The IHME modelling forecasts that by 4 August the UK will see a total of 66,314 deaths an average taken from a large estimate range of between 14,572 and 219,211 deaths, indicating the uncertainties around it.
The newly released data is disputed by scientists whose modelling of the likely shape of the UK epidemic is relied on by the government. Prof Neil Ferguson, of Imperial College London, said the IHME figures on “healthcare demand” including hospital bed use and deaths were twice as high as they should be.
The IHME, which is responsible for the ongoing Global Burden of Disease study, calculated the likely need for hospital admissions and intensive care beds and projected deaths in European countries hit by Covid-19.
Looking at the measures taken by the UK to curb the spread of the disease, the institute says the peak is expected in 10 days’ time, on 17 April. At that point the country will need more than 102,000 hospital beds, the IHME says. There are nearly 18,000 available, meaning a shortfall of 85,000.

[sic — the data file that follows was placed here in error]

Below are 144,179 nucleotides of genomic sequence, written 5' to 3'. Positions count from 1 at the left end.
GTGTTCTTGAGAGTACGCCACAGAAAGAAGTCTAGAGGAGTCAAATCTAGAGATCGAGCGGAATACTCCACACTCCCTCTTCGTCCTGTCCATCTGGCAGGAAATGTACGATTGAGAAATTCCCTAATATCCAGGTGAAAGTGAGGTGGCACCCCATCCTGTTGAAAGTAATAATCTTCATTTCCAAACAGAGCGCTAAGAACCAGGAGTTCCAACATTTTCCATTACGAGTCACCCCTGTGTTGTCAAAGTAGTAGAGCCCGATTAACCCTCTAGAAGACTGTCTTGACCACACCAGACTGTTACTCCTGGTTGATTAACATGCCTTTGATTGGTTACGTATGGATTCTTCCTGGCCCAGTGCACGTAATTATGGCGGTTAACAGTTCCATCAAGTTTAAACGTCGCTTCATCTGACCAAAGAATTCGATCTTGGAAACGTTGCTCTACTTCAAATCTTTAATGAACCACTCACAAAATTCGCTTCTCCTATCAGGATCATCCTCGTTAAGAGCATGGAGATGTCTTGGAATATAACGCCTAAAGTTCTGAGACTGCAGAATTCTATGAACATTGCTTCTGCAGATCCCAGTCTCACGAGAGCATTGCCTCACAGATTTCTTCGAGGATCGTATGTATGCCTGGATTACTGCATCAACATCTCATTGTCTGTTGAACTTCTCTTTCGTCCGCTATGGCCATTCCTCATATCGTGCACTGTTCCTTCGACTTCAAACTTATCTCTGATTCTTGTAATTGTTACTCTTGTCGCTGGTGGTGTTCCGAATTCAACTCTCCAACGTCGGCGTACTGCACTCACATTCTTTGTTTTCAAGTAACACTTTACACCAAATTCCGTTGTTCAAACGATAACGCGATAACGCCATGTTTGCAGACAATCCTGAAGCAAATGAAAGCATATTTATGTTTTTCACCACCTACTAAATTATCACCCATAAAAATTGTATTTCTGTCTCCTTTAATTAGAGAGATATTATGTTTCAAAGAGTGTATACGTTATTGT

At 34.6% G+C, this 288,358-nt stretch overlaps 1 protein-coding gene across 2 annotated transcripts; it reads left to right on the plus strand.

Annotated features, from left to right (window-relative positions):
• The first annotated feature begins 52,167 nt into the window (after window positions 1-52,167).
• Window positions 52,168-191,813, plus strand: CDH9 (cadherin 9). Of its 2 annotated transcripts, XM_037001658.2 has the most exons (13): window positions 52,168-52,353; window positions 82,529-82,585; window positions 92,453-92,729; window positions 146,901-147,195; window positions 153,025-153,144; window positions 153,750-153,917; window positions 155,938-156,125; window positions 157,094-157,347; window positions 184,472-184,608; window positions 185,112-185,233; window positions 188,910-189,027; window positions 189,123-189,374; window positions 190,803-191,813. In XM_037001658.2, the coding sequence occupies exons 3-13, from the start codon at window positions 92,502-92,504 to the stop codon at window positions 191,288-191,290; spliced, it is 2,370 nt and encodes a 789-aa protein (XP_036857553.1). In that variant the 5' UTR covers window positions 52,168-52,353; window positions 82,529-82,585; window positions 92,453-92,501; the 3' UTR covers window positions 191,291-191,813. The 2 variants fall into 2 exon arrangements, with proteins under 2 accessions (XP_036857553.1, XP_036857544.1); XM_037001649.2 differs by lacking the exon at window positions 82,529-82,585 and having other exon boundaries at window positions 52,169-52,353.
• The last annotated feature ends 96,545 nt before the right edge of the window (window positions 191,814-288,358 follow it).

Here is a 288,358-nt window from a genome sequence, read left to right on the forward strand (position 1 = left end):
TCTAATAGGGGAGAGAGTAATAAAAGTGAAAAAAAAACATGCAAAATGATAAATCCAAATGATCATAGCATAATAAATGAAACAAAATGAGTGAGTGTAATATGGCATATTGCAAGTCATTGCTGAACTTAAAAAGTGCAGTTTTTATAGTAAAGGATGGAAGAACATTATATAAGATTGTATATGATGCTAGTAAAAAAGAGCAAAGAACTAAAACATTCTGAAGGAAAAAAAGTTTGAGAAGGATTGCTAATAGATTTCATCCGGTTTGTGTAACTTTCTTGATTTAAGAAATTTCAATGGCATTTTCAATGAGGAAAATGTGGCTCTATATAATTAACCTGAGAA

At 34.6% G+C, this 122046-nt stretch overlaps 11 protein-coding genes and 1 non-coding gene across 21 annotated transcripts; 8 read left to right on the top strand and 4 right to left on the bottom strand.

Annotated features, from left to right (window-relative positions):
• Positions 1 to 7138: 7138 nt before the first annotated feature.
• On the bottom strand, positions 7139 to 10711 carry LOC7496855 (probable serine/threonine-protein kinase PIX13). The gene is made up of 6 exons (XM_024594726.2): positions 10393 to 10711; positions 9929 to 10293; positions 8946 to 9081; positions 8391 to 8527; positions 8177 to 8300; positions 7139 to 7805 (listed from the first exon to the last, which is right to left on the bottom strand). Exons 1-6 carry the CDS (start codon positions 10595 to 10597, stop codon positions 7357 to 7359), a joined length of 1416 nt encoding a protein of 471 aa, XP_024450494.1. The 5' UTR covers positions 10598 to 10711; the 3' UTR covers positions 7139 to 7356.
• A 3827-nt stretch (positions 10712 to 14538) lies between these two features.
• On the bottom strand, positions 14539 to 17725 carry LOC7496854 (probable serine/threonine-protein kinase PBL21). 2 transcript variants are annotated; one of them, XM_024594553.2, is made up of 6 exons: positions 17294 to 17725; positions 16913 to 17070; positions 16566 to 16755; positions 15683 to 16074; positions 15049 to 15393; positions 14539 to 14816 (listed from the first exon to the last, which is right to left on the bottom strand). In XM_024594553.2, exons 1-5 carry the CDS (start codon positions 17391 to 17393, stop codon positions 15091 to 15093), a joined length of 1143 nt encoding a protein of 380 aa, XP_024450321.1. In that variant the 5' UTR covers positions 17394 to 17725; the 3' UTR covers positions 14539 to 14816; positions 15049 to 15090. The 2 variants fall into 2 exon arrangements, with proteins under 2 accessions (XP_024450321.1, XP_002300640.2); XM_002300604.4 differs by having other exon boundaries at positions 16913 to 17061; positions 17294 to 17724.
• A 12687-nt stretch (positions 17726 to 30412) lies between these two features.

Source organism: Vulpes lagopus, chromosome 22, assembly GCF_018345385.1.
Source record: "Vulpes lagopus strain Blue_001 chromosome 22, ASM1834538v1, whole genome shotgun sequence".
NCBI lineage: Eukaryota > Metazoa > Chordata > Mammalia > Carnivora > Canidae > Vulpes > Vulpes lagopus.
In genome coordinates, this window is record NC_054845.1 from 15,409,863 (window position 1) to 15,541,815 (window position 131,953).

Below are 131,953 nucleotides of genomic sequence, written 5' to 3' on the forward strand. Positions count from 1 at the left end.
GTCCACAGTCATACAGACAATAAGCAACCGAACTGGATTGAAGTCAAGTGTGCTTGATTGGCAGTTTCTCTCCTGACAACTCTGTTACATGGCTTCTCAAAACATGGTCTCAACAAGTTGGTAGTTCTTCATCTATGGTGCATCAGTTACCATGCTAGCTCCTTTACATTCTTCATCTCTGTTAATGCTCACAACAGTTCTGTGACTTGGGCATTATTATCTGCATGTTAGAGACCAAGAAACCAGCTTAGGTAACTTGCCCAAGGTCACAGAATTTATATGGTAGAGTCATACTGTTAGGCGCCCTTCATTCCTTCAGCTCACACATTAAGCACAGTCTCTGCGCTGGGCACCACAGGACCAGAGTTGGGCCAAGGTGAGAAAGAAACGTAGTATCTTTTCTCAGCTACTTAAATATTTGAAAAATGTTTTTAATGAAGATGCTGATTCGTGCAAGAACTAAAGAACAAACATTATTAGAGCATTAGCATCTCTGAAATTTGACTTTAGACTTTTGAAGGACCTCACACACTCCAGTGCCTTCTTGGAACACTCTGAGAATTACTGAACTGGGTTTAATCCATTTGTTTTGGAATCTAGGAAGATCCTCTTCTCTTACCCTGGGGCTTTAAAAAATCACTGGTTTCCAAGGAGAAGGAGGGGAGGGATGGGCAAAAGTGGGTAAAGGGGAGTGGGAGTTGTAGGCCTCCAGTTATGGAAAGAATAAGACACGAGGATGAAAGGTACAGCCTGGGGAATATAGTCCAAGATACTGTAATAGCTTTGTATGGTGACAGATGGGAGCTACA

The same grim picture applies to intensive care beds. At the peak, 24,500 intensive care beds will be needed and 799 are available, the analysts predict. There will be a need for nearly 21,000 ventilators, they say. At the peak the UK will see 2,932 deaths a day, the IHME forecasts.
The death toll in other European countries that are now struggling with Covid-19 will be lower, they say. Spain is projected to have 19,209 deaths by the same date, Italy 20,300 and France 15,058. All three countries have imposed tougher lockdown measures than the UK.
In March, modellers relied on by the UK government, led by the team at Imperial College London, said deaths could reach 260,000 in the UK with no restrictions on movement, but they hoped to get deaths down to 20,000 through the lockdown strategy.
Ferguson said he did not think the predictions could be relied on. This model does not match the current UK situation, he said, adding that the numbers used by the IHME were at least twice as high as they should be for current bed usage and deaths in the NHS. Basically, their healthcare demand model is wrong, at least for the UK, he said.